Monday, April 26, 2010

Heart Attack Cruise


“This is not a Death Certificate”

That’s what it said at the top of the Guest Removal Form I was filling out in the infirmary of the cruise ship the Independence of the Sea. The nurse gave me the sheet and asked me to sign it. I was about to when I suddenly saw that statement about how the form wasn’t a Death Certificate. That gave me pause.

I started reading through the form more carefully at that point. On the first side, there wasn’t much that you wouldn’t expect. The infirmary and the cruise line wanted my name and address and such, and I was prepared to fill that in. I had agreed to leave the ship to see a cardiologist in Lisbon, and that was the kind of information I knew the cruise line would need.

I needed to see a cardiologist because just the day before after walking on the ship's jogging track for about 30 minutes something weird happened. When I got down to my cabin to take a shower, I suddenly started sweating. I didn't know where that was coming from. The walking I did on the jogging track was pretty mild, and I hadn’t been sweating earlier when I was walking on the track. There was a pretty strong wind the ship was moving into and it whisked the sweat off me. Plus I was wearing my new micro-fiber hat and t-shirt and shorts and they all promised me that if I bought them I wouldn’t sweat and if I did I wouldn’t feel it.

But there I was in my cabin sweating.

I was waiting for Linda to get back from the fitness center, and I knew I had to stop sweating before she got back and we went off for breakfast. So I figured I would walk onto the balcony and cool off. It was always cool there, getting plenty of that wind that the ship was heading into, and I stepped outside and tried to dry myself off, but I just started sweating more and more, and I realized I was having trouble breathing so I sat down, but that just made my breathing harder and the sweat pour out of me faster.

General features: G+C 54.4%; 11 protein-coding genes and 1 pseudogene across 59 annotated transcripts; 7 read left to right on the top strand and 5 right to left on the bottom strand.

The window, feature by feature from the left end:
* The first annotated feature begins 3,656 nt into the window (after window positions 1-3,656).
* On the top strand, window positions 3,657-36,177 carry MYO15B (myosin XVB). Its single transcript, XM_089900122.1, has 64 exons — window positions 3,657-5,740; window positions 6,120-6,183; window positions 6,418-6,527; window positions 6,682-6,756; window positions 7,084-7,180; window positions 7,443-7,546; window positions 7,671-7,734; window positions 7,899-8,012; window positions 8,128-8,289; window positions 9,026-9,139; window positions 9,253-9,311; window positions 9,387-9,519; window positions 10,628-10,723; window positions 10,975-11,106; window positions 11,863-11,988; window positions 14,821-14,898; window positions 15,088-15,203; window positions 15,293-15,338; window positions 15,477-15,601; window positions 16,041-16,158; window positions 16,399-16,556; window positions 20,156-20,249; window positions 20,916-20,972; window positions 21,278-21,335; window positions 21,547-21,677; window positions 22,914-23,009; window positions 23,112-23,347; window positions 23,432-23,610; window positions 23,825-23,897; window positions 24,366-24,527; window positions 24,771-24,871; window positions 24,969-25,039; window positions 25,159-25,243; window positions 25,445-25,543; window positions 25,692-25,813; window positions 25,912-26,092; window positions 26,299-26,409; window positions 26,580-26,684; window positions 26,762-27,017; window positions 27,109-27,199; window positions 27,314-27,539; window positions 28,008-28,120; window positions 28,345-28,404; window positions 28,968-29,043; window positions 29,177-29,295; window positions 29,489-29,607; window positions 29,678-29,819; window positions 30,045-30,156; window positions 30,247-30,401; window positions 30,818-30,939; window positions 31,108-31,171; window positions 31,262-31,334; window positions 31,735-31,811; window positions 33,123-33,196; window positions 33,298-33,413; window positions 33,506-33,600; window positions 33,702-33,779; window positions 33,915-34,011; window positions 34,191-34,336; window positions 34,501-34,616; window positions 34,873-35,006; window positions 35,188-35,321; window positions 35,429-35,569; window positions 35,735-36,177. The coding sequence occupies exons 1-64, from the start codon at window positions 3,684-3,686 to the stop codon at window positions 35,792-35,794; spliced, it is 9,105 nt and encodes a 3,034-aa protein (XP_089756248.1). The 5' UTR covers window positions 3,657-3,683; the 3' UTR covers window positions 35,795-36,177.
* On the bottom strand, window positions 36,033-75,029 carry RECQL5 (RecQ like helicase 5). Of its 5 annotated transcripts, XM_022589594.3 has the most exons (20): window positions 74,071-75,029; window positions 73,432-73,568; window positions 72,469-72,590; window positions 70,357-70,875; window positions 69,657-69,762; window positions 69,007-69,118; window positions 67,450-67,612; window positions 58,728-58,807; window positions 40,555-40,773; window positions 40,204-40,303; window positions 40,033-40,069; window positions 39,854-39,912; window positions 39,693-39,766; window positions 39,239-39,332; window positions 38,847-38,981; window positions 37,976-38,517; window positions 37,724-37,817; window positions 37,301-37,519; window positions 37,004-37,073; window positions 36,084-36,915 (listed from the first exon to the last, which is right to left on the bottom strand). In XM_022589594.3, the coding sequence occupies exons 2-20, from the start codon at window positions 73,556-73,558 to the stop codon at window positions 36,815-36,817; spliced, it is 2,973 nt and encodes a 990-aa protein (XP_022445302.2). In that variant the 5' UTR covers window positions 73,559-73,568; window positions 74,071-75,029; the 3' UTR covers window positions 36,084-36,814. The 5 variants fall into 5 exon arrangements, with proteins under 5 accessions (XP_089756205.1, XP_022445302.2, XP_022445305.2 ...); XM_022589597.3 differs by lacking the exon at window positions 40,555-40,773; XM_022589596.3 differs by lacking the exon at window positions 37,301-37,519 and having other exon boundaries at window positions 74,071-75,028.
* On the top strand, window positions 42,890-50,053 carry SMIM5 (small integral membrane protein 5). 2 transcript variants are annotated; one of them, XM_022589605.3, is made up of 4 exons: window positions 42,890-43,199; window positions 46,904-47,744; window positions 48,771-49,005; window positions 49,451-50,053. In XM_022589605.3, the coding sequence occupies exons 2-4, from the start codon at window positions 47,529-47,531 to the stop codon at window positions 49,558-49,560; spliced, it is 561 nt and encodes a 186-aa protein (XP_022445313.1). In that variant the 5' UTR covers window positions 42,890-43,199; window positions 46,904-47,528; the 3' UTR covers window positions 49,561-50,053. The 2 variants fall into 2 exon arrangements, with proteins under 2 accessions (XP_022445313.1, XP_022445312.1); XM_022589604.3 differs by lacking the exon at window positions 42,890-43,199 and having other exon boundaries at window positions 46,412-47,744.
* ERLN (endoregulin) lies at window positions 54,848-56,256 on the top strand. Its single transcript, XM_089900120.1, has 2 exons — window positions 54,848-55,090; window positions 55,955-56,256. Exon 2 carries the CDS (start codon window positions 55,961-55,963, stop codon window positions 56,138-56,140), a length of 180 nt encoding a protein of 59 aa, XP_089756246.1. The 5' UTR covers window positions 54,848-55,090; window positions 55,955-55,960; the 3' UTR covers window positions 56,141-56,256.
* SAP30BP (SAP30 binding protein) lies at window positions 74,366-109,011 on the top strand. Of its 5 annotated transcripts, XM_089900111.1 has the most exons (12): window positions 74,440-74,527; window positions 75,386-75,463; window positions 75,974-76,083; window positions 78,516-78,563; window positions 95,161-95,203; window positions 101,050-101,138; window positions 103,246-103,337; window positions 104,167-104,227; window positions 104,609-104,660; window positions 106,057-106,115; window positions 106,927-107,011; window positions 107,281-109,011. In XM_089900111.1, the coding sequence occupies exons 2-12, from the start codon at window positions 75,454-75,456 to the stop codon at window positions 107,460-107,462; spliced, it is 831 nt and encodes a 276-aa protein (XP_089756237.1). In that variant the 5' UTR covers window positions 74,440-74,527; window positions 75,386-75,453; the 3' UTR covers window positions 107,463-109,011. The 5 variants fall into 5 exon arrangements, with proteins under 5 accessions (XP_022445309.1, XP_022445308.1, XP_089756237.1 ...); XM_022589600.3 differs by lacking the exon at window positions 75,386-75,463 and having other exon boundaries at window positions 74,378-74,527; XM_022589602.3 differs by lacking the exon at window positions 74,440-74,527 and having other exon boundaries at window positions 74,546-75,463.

Then I went into the shower and turned on the cold water, but that didn’t do any good. I was still sweating like an Arkansas hog.

I’d been sweating and having trouble breathing for ten minutes, and suddenly I noticed that my heart was beating at a clip. I jumped out of the shower and grabbed my wristwatch and tried to time my pulse.

But I couldn’t keep track of the beats because I couldn’t count that fast.

Listen, you know you’re in trouble when you can’t time your pulse because the beats are coming too fast. As soon as you try to count 100 beats, you know you're missing dozens of other beats. Nobody can count that fast.

I knew I couldn’t get to the infirmary on the first deck without Linda, so I sat down naked in the middle of our cabin and waited.

Thank God, she didn’t stop to gamble in the casino.

She saw me there sitting on the chair, sweating, naked, and she said, “What’s wrong.”

I said, “I think I’m sick.”

She called the infirmary and told them we were coming down.

I threw on my t-shirt and shorts and started walking down the corridor to the elevators. Linda said, “You don’t have your shoes.”

I didn’t go back to get them. I just kept walking.

We got to the infirmary and the place was packed, but the nurse looked at me and told me to sit down and took my pulse and then helped me to the emergency room. The doctor came in, and she took my pulse too and couldn’t believe it.

It was 207.